Date of Graduation
Statler College of Engineering and Mineral Resources
Lane Department of Computer Science and Electrical Engineering
One of the many interesting materials that have emerged in the field of nanotechnology in the last quarter century is Carbon Nanotube (CNT). CNTs have been explored in a broad range of fields from electronic devices and biosensors, to bioimaging and tissue engineering. However, as stand-alone materials CNTs have limited capabilities in the field of biology and medicine unless they are combined with biological agents. Due to the similarity in diameters, CNTs can be combined with biomolecules such as enzymes, antibodies, antigens, DNA, etc. These "hybrid" assemblies will combine the properties of the CNTs with the recognition characteristics and functions of the biomolecules.;In our work we utilize one such biomolecule -- actin, which is present in almost all eukaryotic cells and serves as scaffold for molecular motor myosin. The results of the research indicate that actin monomers (G-actins) were able to attach to Multi-Walled Carbon Nanotubes (MWCNTs). The MWCNTs exhibited close to full coverage by the Gactin proteins. Moreover, the G-actins remained functional and were able to polymerize into actin filaments (F-actin) onto the MWCNT scaffolds. Furthermore, the functionality of actin filaments on the surface of the MWCNTs was also investigated. The CNT-Factin hybrid assemblies showed limited movement in synthetic environment. This may be partially due to the inability of the myosin motors to recognize the polarity of the actin filaments, or due to steric hindrance and orientation of actin-based hybrids. The results of our work indicate that these hybrid assemblies can be useful for future biosensor applications with the protein acting as an agent for specific detection.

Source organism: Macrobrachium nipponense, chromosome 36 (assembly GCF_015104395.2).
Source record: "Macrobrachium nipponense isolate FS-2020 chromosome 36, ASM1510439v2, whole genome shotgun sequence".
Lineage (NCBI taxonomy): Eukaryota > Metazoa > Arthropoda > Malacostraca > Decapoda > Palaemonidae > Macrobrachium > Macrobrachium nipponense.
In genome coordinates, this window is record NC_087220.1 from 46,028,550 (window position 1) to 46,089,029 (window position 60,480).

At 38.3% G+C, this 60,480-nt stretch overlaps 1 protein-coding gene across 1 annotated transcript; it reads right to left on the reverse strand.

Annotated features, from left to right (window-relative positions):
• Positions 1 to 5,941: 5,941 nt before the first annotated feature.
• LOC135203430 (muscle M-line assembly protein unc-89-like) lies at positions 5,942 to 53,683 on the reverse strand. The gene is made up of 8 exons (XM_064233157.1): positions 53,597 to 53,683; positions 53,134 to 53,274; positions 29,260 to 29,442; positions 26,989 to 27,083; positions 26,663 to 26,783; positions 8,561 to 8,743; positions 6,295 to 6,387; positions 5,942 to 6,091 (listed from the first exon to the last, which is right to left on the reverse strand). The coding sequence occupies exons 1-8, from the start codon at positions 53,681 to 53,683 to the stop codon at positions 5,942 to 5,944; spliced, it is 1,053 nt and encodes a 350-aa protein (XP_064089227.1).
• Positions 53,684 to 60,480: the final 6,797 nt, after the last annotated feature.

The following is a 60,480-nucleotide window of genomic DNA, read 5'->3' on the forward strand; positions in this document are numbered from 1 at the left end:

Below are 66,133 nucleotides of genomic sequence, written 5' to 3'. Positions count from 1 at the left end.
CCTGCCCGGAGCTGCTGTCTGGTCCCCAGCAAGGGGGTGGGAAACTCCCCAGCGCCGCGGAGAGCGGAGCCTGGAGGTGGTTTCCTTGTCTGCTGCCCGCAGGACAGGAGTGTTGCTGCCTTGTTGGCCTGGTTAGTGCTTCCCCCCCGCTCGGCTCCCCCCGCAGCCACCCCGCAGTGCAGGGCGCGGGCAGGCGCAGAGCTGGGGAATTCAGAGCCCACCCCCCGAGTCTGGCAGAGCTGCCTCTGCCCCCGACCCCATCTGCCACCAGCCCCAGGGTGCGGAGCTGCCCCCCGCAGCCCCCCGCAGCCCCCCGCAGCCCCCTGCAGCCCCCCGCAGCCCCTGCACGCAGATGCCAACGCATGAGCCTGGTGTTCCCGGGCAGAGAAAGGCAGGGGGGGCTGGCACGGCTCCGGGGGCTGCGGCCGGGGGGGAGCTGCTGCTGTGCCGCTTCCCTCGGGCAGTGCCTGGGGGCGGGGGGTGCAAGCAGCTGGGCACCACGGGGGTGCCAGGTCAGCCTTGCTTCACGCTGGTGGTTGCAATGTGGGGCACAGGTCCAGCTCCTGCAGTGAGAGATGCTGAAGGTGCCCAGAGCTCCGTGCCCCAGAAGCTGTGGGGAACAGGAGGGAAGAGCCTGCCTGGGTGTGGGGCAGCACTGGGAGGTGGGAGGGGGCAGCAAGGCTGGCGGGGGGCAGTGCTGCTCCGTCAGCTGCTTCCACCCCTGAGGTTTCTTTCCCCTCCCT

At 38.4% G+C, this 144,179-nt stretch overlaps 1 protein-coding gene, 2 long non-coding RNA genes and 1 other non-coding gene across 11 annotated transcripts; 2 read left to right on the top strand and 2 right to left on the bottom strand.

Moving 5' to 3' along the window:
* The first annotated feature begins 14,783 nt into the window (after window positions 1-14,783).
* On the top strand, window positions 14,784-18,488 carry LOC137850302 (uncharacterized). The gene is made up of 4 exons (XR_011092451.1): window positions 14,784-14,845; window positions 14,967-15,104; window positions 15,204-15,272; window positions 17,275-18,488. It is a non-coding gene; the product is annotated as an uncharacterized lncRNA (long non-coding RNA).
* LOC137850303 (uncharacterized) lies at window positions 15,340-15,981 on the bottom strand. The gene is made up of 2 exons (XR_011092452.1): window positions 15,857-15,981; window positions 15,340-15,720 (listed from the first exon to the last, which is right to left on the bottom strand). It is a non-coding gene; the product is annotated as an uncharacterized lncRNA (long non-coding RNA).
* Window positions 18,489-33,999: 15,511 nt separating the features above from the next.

Ronaghi, Zahra, "From Cellular Transport to Synthetic Biomimetic Transport using Carbon Nanotube - Actin Hybrid Assemblies" (2013). Graduate Theses, Dissertations, and Problem Reports. 4997.